Scuba diving, like most adventure sports, has risks. Our goal is to teach students how to prevent risks by diving “conservatively”, and teach students how to manage possible emergency situations. We encourage students to always plan ahead and never dive beyond their limits.

A typical diving kit weighs around 35-45 pounds. It feels fairly weightless in water, but students will need to be able to lift their kits on land.

You can start by stopping by or calling us at 972-416-8400 (Carrollton) or 214-227-2494 (Frisco) to purchase your course. We have classes starting every week.

You’ll spend about 8 to 15 hours on your own to complete Step 1 – eLearning.

Next, you’ll spend a Saturday and Sunday completing, or three evenings (Mon, Wed, Mon, or Tues, Thurs, Tues) 6:00 p.m. to 10:00 p.m. on Step 2 – Pool Training with your class and instructor.

Finally, you will make 4-6 (depending on which package you sign up for) dives during Step 3 – Open Water Dives over a Saturday and Sunday with your class and instructor. So, self-study time plus two weekends with your class and instructor is all it takes to earn your Open Water Diver scuba certification. The exact course schedules are on our Open Water Diver Course page. Private course options are also available. Stop by or call us for details.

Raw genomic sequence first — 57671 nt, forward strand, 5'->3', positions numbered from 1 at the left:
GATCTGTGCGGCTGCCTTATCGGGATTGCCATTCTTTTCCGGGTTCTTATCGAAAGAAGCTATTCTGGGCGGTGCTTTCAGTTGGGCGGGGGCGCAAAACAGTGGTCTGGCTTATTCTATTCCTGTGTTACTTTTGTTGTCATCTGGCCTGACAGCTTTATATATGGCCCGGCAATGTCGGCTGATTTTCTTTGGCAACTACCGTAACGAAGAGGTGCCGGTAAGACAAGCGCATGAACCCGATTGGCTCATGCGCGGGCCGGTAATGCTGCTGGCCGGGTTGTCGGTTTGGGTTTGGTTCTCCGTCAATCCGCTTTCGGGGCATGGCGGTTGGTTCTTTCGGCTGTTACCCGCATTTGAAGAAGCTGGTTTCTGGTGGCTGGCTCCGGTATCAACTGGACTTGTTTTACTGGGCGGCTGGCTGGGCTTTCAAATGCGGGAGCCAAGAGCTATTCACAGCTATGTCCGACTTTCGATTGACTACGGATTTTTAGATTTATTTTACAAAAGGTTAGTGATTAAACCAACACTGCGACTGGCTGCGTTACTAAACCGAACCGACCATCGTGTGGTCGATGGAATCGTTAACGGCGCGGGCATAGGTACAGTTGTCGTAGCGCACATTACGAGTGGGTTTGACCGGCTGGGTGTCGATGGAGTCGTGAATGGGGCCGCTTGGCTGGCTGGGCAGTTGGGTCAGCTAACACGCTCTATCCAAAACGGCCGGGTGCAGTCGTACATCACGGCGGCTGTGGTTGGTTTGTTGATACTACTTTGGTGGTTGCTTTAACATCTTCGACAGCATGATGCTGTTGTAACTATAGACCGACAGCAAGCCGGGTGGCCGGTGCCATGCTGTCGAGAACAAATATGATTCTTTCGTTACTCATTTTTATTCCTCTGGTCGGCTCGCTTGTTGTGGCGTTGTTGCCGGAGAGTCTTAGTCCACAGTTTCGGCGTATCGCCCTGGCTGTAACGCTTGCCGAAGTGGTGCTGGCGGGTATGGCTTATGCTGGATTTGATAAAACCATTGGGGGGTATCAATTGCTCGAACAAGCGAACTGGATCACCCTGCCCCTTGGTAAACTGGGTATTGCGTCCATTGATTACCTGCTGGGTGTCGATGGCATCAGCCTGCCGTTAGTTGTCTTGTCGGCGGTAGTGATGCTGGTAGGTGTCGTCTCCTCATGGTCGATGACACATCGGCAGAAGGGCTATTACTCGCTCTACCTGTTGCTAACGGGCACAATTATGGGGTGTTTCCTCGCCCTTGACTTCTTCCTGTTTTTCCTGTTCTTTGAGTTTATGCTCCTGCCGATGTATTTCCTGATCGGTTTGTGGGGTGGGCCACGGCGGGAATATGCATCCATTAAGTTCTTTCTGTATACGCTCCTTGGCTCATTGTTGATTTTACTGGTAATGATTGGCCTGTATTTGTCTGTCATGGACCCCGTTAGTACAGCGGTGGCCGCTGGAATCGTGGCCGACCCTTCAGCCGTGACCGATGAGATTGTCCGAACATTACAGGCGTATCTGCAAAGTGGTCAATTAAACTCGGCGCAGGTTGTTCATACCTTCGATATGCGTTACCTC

We have options for you. A private course built around your schedule, a referral to complete the open water training dives at your vacation destination or the Scuba Diver certification may be right for you. Stop by or give us a call for more information about these options.

In addition to the course tuition price, there are a couple of other costs associated with becoming a diver. Then, once certified as a diver, you will enjoy a lifetime of underwater adventures.

Essential Personal Gear

For fit and comfort, you will need your own diving mask, snorkel, fins, boots, gloves (in colder months), and a mesh gear bag. You will also need a small bottle of mask defog and mask cleaner. By purchasing these items at International Scuba, know that you will be professionally fitted in quality scuba gear. We will also waive the $150 scuba equipment rental. Pricing for your essential personal gear can range from $350 to $600 depending on the gear you select. Most divers spend around $400 for their essential personal gear. Your course tuition includes all of your training with our professional instructors and divemasters. Since we utilize a privately owned scuba park to conduct the open water dives, student divers will need to pay admission and for air fills at the scuba park. Plan on $80 to cover costs at the scuba park.

Children as young as 10 years old can get Scuba certified. Due to the longer pool sessions on the weekends, we do not allow 10-11-year-olds in our weekend pool training, but we will happily add them to our evening pool sessions.

One-on-one training with a custom schedule is available. There are many options for a private course. Upon registration, you will be put in contact with one of our professional instructors to make arrangements for completing your course components. Please contact us for personalized options and pricing.

We also have concierge training services where we come to your house with the gear to fit you and train you in your pool. This service is ideal for those that want to get certified but does want to waste time driving to and from our location, has special scheduling needs, or just prefers to take the course from the comfort of their own home.